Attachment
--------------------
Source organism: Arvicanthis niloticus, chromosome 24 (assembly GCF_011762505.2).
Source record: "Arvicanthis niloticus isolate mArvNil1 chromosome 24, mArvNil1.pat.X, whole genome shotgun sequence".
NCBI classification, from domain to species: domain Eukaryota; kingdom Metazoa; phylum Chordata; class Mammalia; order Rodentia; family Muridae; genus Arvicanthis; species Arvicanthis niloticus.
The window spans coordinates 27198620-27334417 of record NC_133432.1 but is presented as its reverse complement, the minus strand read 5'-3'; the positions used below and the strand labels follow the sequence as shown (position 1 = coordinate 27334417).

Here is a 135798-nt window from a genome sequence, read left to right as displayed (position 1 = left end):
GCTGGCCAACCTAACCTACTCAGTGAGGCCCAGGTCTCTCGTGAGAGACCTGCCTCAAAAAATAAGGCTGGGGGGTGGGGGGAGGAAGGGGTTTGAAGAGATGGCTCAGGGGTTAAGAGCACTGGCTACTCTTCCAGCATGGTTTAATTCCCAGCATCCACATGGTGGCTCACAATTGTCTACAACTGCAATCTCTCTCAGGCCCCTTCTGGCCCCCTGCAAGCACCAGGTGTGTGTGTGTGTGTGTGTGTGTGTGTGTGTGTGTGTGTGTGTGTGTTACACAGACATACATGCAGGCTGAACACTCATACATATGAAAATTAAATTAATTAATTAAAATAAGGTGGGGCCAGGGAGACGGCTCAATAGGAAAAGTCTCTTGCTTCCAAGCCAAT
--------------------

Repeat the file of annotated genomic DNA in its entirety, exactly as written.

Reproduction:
Source organism: Arvicanthis niloticus, chromosome 24 (assembly GCF_011762505.2).
Source record: "Arvicanthis niloticus isolate mArvNil1 chromosome 24, mArvNil1.pat.X, whole genome shotgun sequence".
NCBI classification, from domain to species: domain Eukaryota; kingdom Metazoa; phylum Chordata; class Mammalia; order Rodentia; family Muridae; genus Arvicanthis; species Arvicanthis niloticus.
The window spans coordinates 27198620-27334417 of record NC_133432.1 but is presented as its reverse complement, the minus strand read 5'-3'; the positions used below and the strand labels follow the sequence as shown (position 1 = coordinate 27334417).

Here is a 135798-nt window from a genome sequence, read left to right as displayed (position 1 = left end):
GCTGGCCAACCTAACCTACTCAGTGAGGCCCAGGTCTCTCGTGAGAGACCTGCCTCAAAAAATAAGGCTGGGGGGTGGGGGGAGGAAGGGGTTTGAAGAGATGGCTCAGGGGTTAAGAGCACTGGCTACTCTTCCAGCATGGTTTAATTCCCAGCATCCACATGGTGGCTCACAATTGTCTACAACTGCAATCTCTCTCAGGCCCCTTCTGGCCCCCTGCAAGCACCAGGTGTGTGTGTGTGTGTGTGTGTGTGTGTGTGTGTGTGTGTGTGTGTGTTACACAGACATACATGCAGGCTGAACACTCATACATATGAAAATTAAATTAATTAATTAAAATAAGGTGGGGCCAGGGAGACGGCTCAATAGGAAAAGTCTCTTGCTTCCAAGCCAAT